San Franciso Bay's First
Ospreys – sometimes known as “sea hawks” – are magnificent large hawks that evolved to hunt and eat fish. Their vision is over three times better than human vision so they can spot fish swimming below. The dark band around their eyes reduces glare from water. Their feet are unique among North American hawks: Rough pads on the feet help grip slippery fish, while one of their talons rotates to hold fish more aerodynamically in flight.
Ospreys are one of the most widely distributed birds of prey, found on every continent except Antarctica. Ospreys are relatively easy to identify. Look for the white head, white breast, dark back, dark eye patch, and hooked beak. Flying overhead, their wings make a sharp M or W pattern rather than a gentle curve. Hovering over the water, they dive for their prey and then plunge with their head and feet forward, grabbing the fish with their feet. You might spot an Osprey carrying a fish across the water to its chicks, to a mate sitting on the nest, or over to a perch to eat it solo.
We owe an environmental debt to Ospreys: They were one of the bird species that showed us the dangers of DDT, a toxic pesticide common in the 1950s and 60s. DDT washed into our waters and accumulated in fish and then in the Ospreys that ate them. That exposure to DDT caused Ospreys’ egg shells to become thin and break before hatching. The U.S. Environmental Protection Agency helped Ospreys survive by banning DDT in 1972. Since then, their numbers have grown from just 1,500 nesting pairs nationally in the 1970s to over 10,000 pairs today.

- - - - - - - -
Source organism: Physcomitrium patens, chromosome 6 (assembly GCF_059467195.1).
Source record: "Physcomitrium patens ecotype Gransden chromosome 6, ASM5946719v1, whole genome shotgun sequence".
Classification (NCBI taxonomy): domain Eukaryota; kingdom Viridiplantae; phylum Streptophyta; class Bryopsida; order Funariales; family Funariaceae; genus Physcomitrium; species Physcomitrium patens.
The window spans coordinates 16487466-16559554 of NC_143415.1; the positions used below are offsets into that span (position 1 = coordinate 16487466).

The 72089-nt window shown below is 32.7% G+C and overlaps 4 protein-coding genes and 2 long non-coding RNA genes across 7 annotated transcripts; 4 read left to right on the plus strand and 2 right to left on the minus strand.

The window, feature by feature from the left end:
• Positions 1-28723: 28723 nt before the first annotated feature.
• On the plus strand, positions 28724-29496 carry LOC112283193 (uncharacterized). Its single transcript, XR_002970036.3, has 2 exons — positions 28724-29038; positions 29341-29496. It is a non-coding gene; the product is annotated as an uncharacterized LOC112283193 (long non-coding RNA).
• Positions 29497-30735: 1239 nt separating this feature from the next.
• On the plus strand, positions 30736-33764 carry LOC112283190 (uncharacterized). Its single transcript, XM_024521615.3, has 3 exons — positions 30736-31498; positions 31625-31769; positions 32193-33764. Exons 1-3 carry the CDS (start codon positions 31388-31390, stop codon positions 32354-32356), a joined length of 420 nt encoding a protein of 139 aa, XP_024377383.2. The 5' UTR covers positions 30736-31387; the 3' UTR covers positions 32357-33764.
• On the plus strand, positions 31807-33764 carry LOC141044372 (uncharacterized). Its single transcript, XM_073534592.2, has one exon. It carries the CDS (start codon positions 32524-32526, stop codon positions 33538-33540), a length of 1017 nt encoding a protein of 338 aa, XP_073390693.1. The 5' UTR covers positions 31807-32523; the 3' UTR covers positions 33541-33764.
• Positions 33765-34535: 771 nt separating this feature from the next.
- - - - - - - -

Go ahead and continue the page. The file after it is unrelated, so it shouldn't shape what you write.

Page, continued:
Ospreys can live as long as 15 to 20 years. In that time, they may fly 160,000 miles in migration! According to Cornell University’s All About Birds web site, the oldest known Osprey was at least 25 years old and lived in Virginia. It was banded by scientists in 1973 and found again in 1998.
Ospreys build their nests near the water in a wide open space that allows easy access from the air, and is off the ground to deter predators like raccoons. Traditionally they nested in tall trees or on cliffs. Today, with urban development taking over much of their habitat, they may nest on tall artificial structures like utility poles, cranes, or human-made nest platforms. They often return to the same nest site year after year, building on their old nests, which can grow to 10–13 feet deep and 3–6 feet wide.
Ospreys typically raise one brood of chicks each year, laying one to four eggs. The male and female take turns sitting on the nest for 36 to 42 days until hatching. The chicks hatch one at a time, with the last sometimes hatching as many as five days after the first. Then the young spend 50 to 55 days in the nest – being fed by their parents – before they learn to fly.
Length: 21.3 to 22.8 inches
Wingspan: 59.1 to 70.9 inches
Weight: 49.4 to 70. 5 ounces
Egg Length: 2.2 to 2.7 inches
Egg Width: 1.7 to 2 inches
Nest Size: 2.5 ft. to 6 ft. wide.
For More Information:
All About Birds (Cornell Lab of Ornithology)
Guide to North American Birds (National Audubon Society)
Welcome Ospreys to San Francisco Bay (Golden Gate Audubon Society, 2014)
Atop Food Chain, Ospreys Ingest Many Poisons (National Geographic, 2014)